The Court of Chancery has earned the respect of both the domestic and international business world, and it is the wisdom and consistency of the Chancellor and Vice Chancellors that continues to motivate new entrepreneurs to incorporate their startup companies in Delaware.
The Delaware Court of Chancery consists of five justices; the head of the Court of Chancery is known as the Chancellor while the other four are called Vice Chancellors. The Chancellors must be extremely learned in the law, although there is no requirement to have practiced as a lawyer. They must be residents of the state of Delaware.
All Chancellors are nominated by the Governor of Delaware and confirmed by the Delaware Senate. They serve 12-year terms. In addition to the Chancellors, there are two Masters in Chancery that are chosen by the Chancellor. All Chancellors and Masters must be members of the Delaware Bar Association in good standing.
The current Delaware Court of Chancery is comprised of:
With more than 200 years of judicial precedent, the Delaware Court of Chancery is hailed as the nation’s leading forum for settling corporate disputes, and is one of the most important reasons why Delaware is the most favorable environment for the world’s commercial affairs.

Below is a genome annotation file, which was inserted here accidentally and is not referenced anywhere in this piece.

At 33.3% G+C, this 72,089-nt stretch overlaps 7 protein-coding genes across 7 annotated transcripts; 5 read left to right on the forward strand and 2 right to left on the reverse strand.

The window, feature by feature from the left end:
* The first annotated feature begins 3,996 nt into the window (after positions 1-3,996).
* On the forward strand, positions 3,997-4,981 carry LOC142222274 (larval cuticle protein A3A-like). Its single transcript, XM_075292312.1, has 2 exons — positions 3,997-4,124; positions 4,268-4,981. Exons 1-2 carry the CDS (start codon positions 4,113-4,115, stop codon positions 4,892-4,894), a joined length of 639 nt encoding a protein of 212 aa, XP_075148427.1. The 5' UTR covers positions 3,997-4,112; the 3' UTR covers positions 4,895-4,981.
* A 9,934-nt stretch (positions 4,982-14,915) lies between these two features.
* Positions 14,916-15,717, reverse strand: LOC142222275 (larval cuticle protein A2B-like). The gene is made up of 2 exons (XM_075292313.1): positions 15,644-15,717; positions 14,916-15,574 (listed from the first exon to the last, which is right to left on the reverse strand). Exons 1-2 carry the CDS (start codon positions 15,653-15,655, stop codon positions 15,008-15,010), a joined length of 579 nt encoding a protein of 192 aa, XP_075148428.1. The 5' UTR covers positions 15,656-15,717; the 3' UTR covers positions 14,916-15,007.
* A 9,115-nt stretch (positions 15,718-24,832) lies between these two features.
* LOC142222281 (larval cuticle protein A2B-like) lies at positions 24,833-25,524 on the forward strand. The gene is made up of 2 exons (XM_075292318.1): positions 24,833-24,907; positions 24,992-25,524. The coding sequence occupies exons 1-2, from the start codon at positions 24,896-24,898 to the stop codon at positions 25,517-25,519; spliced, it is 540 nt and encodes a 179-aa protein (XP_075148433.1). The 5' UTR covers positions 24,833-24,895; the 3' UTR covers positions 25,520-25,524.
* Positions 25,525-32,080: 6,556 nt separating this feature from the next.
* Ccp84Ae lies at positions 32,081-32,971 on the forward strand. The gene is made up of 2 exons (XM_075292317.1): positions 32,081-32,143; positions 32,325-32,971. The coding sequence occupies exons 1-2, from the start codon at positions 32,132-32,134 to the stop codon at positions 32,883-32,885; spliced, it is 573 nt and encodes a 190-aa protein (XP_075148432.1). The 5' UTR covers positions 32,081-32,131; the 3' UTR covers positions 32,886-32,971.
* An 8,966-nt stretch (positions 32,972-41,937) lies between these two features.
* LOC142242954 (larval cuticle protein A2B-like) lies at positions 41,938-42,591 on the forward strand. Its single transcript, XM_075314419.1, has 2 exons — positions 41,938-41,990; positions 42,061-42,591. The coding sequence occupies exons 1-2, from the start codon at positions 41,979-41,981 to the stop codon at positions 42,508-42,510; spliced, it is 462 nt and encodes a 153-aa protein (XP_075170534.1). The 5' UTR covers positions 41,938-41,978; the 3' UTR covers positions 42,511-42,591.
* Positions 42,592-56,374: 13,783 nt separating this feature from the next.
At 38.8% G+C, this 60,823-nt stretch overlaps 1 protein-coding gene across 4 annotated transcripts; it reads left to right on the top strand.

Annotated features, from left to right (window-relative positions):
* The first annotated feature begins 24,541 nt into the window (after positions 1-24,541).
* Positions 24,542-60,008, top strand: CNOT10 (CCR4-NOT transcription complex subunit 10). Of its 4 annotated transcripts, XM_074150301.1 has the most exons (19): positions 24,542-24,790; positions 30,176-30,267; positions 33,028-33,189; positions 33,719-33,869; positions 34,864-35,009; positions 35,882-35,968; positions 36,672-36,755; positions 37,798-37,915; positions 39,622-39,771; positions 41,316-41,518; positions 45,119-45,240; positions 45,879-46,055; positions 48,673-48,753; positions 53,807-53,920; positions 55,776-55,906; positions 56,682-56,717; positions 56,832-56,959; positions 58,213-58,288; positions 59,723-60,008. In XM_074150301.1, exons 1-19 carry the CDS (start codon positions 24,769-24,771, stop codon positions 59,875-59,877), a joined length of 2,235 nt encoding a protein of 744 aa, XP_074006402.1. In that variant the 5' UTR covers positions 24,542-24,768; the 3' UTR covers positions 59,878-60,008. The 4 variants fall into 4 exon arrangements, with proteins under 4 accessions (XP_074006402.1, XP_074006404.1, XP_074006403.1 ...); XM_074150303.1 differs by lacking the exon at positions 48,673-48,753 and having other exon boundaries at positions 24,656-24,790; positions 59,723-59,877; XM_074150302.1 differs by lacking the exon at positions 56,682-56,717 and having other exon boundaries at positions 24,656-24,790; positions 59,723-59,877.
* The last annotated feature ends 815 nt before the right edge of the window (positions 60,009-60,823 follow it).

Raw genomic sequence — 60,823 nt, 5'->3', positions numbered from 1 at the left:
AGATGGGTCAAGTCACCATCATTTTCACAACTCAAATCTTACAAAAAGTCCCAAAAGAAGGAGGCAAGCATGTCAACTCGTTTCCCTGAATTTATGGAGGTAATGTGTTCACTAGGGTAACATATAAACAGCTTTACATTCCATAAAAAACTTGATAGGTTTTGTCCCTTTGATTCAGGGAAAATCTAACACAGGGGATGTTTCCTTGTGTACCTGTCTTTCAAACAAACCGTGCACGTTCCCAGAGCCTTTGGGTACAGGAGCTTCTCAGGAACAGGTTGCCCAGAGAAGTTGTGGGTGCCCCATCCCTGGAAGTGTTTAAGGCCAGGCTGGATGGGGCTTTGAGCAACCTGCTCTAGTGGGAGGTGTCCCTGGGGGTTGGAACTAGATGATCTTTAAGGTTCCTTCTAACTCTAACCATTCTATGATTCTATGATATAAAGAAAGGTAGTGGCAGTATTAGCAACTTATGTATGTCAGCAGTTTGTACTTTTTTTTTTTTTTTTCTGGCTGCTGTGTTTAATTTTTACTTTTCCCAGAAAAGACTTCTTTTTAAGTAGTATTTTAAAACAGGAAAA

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There are 2 comments left for What Is the Delaware Court of Chancery?Gary Edwards said: Friday, April 17, 2020
We need to secure the services of a Delaware Lawyer qualified to appear before the Delaware Court of Chancery. Is there a directory of these lawyers?HBS Staff replied: Monday, April 20, 2020
We cannot recommend a specific lawyer to you, but you may want to check the Delaware State Bar Association site: https://www.dsba.org/online-lawyer-referral-service/.karen holston said: Wednesday, January 8, 2020
Is there a fee for Chancery court?HBS Staff replied: Wednesday, January 8, 2020
Delaware has posted some information about their judicial fees here: https://courts.delaware.gov/help/fees/index.aspx. Hope that helps!